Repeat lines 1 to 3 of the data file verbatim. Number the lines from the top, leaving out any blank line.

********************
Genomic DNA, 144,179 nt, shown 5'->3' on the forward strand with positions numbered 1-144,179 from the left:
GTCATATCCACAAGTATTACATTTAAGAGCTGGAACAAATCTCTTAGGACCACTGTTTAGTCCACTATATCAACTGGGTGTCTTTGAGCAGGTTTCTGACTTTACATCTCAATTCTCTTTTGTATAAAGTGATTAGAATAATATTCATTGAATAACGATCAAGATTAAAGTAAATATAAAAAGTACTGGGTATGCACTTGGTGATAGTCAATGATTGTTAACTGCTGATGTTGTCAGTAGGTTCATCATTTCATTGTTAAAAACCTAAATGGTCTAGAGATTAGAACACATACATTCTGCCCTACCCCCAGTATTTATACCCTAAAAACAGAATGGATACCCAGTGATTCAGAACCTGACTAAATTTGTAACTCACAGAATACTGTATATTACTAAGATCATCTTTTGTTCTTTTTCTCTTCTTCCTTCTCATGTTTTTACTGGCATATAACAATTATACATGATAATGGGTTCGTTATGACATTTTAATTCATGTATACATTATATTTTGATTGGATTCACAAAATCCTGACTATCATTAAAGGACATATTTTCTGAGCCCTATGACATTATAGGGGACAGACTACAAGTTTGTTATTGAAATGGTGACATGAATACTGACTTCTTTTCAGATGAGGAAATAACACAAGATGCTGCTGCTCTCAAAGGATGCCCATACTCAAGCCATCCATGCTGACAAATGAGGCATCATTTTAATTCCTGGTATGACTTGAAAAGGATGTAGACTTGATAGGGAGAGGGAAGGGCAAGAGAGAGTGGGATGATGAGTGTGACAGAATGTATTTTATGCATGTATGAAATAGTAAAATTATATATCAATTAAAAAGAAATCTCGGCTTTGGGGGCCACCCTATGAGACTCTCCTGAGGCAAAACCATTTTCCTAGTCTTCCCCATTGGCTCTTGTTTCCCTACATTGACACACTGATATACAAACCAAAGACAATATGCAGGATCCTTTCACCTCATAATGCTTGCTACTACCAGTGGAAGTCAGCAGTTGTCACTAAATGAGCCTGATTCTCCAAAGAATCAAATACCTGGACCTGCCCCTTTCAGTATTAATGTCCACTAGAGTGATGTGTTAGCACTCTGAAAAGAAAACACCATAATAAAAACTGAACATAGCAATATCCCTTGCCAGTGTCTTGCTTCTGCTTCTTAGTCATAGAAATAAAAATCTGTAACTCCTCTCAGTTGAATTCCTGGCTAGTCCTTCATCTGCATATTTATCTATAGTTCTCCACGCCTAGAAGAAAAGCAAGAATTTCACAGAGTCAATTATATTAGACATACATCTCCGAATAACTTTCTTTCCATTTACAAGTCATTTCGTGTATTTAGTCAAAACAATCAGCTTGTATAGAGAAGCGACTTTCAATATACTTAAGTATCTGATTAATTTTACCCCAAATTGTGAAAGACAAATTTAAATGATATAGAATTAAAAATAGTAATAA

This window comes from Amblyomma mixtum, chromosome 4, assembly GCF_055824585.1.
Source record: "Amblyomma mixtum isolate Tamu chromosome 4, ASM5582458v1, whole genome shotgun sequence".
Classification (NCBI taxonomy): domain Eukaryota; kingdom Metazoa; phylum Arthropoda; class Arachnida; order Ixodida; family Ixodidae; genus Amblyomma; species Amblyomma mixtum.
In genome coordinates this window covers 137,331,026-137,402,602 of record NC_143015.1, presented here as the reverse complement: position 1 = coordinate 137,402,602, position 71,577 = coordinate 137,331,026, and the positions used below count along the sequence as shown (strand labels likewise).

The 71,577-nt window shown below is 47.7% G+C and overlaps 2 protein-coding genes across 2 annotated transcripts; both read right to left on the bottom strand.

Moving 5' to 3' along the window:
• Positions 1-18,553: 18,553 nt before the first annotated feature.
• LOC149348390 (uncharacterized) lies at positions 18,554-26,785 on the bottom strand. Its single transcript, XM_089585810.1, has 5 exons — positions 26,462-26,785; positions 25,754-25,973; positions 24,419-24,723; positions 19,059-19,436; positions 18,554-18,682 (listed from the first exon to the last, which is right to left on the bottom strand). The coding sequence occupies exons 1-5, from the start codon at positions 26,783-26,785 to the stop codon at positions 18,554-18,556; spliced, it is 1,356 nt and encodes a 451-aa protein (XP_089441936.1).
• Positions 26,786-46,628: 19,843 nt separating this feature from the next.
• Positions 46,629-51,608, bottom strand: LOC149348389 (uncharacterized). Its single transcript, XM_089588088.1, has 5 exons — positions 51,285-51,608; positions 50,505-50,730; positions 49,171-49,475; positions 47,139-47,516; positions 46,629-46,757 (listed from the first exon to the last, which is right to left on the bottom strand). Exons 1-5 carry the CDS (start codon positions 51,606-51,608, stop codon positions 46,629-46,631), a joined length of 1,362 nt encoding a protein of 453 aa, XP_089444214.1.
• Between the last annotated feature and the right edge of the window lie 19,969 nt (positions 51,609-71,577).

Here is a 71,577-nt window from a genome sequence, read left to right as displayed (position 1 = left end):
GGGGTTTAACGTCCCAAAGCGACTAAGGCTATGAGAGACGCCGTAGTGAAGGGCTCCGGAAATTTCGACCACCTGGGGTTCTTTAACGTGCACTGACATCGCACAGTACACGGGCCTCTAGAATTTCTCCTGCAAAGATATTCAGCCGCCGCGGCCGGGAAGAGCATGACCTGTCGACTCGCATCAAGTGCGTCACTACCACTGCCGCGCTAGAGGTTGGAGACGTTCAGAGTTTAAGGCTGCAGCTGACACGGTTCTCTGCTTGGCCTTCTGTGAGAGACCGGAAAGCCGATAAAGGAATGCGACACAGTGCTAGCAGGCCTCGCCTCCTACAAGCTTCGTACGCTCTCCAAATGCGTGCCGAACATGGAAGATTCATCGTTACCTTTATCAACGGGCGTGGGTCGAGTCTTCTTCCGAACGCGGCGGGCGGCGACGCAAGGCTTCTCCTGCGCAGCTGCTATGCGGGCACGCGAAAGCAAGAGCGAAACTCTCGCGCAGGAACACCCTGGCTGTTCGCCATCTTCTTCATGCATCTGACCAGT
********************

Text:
Genomic DNA, 144,179 nt, shown 5'->3' on the forward strand with positions numbered 1-144,179 from the left:
GTCATATCCACAAGTATTACATTTAAGAGCTGGAACAAATCTCTTAGGACCACTGTTTAGTCCACTATATCAACTGGGTGTCTTTGAGCAGGTTTCTGACTTTACATCTCAATTCTCTTTTGTATAAAGTGATTAGAATAATATTCATTGAATAACGATCAAGATTAAAGTAAATATAAAAAGTACTGGGTATGCACTTGGTGATAGTCAATGATTGTTAACTGCTGATGTTGTCAGTAGGTTCATCATTTCATTGTTAAAAACCTAAATGGTCTAGAGATTAGAACACATACATTCTGCCCTACCCCCAGTATTTATACCCTAAAAACAGAATGGATACCCAGTGATTCAGAACCTGACTAAATTTGTAACTCACAGAATACTGTATATTACTAAGATCATCTTTTGTTCTTTTTCTCTTCTTCCTTCTCATGTTTTTACTGGCATATAACAATTATACATGATAATGGGTTCGTTATGACATTTTAATTCATGTATACATTATATTTTGATTGGATTCACAAAATCCTGACTATCATTAAAGGACATATTTTCTGAGCCCTATGACATTATAGGGGACAGACTACAAGTTTGTTATTGAAATGGTGACATGAATACTGACTTCTTTTCAGATGAGGAAATAACACAAGATGCTGCTGCTCTCAAAGGATGCCCATACTCAAGCCATCCATGCTGACAAATGAGGCATCATTTTAATTCCTGGTATGACTTGAAAAGGATGTAGACTTGATAGGGAGAGGGAAGGGCAAGAGAGAGTGGGATGATGAGTGTGACAGAATGTATTTTATGCATGTATGAAATAGTAAAATTATATATCAATTAAAAAGAAATCTCGGCTTTGGGGGCCACCCTATGAGACTCTCCTGAGGCAAAACCATTTTCCTAGTCTTCCCCATTGGCTCTTGTTTCCCTACATTGACACACTGATATACAAACCAAAGACAATATGCAGGATCCTTTCACCTCATAATGCTTGCTACTACCAGTGGAAGTCAGCAGTTGTCACTAAATGAGCCTGATTCTCCAAAGAATCAAATACCTGGACCTGCCCCTTTCAGTATTAATGTCCACTAGAGTGATGTGTTAGCACTCTGAAAAGAAAACACCATAATAAAAACTGAACATAGCAATATCCCTTGCCAGTGTCTTGCTTCTGCTTCTTAGTCATAGAAATAAAAATCTGTAACTCCTCTCAGTTGAATTCCTGGCTAGTCCTTCATCTGCATATTTATCTATAGTTCTCCACGCCTAGAAGAAAAGCAAGAATTTCACAGAGTCAATTATATTAGACATACATCTCCGAATAACTTTCTTTCCATTTACAAGTCATTTCGTGTATTTAGTCAAAACAATCAGCTTGTATAGAGAAGCGACTTTCAATATACTTAAGTATCTGATTAATTTTACCCCAAATTGTGAAAGACAAATTTAAATGATATAGAATTAAAAATAGTAATAA

This window comes from Amblyomma mixtum, chromosome 4, assembly GCF_055824585.1.